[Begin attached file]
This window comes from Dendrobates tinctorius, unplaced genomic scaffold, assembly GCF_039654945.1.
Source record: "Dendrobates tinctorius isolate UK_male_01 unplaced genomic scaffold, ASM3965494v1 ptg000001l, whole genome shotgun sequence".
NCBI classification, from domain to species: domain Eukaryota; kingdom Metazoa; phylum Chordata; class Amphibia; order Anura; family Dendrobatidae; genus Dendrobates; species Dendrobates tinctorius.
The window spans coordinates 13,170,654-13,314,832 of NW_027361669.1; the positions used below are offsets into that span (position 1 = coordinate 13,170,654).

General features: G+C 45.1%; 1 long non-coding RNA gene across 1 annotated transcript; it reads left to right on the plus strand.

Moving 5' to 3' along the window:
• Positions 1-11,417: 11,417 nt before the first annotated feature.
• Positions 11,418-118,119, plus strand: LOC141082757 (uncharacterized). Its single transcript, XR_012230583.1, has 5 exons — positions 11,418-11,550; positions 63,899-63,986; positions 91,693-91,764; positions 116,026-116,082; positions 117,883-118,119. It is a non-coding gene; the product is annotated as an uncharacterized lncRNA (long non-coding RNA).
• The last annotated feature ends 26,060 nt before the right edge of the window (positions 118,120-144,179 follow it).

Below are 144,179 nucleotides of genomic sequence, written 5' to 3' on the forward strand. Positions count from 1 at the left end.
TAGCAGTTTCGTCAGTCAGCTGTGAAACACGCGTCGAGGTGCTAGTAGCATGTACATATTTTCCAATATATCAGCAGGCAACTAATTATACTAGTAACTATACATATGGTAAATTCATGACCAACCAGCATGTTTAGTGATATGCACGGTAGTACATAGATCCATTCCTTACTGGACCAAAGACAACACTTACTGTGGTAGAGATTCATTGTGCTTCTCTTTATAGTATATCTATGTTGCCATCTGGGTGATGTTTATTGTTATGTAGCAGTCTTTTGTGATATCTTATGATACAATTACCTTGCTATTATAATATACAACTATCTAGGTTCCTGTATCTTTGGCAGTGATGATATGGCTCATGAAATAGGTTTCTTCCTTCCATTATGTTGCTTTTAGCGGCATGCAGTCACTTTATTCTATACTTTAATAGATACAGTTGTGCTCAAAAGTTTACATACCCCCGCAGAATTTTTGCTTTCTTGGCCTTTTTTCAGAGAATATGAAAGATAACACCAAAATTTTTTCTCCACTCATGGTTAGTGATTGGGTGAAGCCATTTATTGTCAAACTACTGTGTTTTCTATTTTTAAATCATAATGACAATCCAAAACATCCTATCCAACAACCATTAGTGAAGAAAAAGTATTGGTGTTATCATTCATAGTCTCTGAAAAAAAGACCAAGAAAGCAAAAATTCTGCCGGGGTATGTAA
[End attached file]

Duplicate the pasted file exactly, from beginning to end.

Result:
This window comes from Dendrobates tinctorius, unplaced genomic scaffold, assembly GCF_039654945.1.
Source record: "Dendrobates tinctorius isolate UK_male_01 unplaced genomic scaffold, ASM3965494v1 ptg000001l, whole genome shotgun sequence".
NCBI classification, from domain to species: domain Eukaryota; kingdom Metazoa; phylum Chordata; class Amphibia; order Anura; family Dendrobatidae; genus Dendrobates; species Dendrobates tinctorius.
The window spans coordinates 13,170,654-13,314,832 of NW_027361669.1; the positions used below are offsets into that span (position 1 = coordinate 13,170,654).

General features: G+C 45.1%; 1 long non-coding RNA gene across 1 annotated transcript; it reads left to right on the plus strand.

Moving 5' to 3' along the window:
• Positions 1-11,417: 11,417 nt before the first annotated feature.
• Positions 11,418-118,119, plus strand: LOC141082757 (uncharacterized). Its single transcript, XR_012230583.1, has 5 exons — positions 11,418-11,550; positions 63,899-63,986; positions 91,693-91,764; positions 116,026-116,082; positions 117,883-118,119. It is a non-coding gene; the product is annotated as an uncharacterized lncRNA (long non-coding RNA).
• The last annotated feature ends 26,060 nt before the right edge of the window (positions 118,120-144,179 follow it).

Below are 144,179 nucleotides of genomic sequence, written 5' to 3' on the forward strand. Positions count from 1 at the left end.
TAGCAGTTTCGTCAGTCAGCTGTGAAACACGCGTCGAGGTGCTAGTAGCATGTACATATTTTCCAATATATCAGCAGGCAACTAATTATACTAGTAACTATACATATGGTAAATTCATGACCAACCAGCATGTTTAGTGATATGCACGGTAGTACATAGATCCATTCCTTACTGGACCAAAGACAACACTTACTGTGGTAGAGATTCATTGTGCTTCTCTTTATAGTATATCTATGTTGCCATCTGGGTGATGTTTATTGTTATGTAGCAGTCTTTTGTGATATCTTATGATACAATTACCTTGCTATTATAATATACAACTATCTAGGTTCCTGTATCTTTGGCAGTGATGATATGGCTCATGAAATAGGTTTCTTCCTTCCATTATGTTGCTTTTAGCGGCATGCAGTCACTTTATTCTATACTTTAATAGATACAGTTGTGCTCAAAAGTTTACATACCCCCGCAGAATTTTTGCTTTCTTGGCCTTTTTTCAGAGAATATGAAAGATAACACCAAAATTTTTTCTCCACTCATGGTTAGTGATTGGGTGAAGCCATTTATTGTCAAACTACTGTGTTTTCTATTTTTAAATCATAATGACAATCCAAAACATCCTATCCAACAACCATTAGTGAAGAAAAAGTATTGGTGTTATCATTCATAGTCTCTGAAAAAAAGACCAAGAAAGCAAAAATTCTGCCGGGGTATGTAA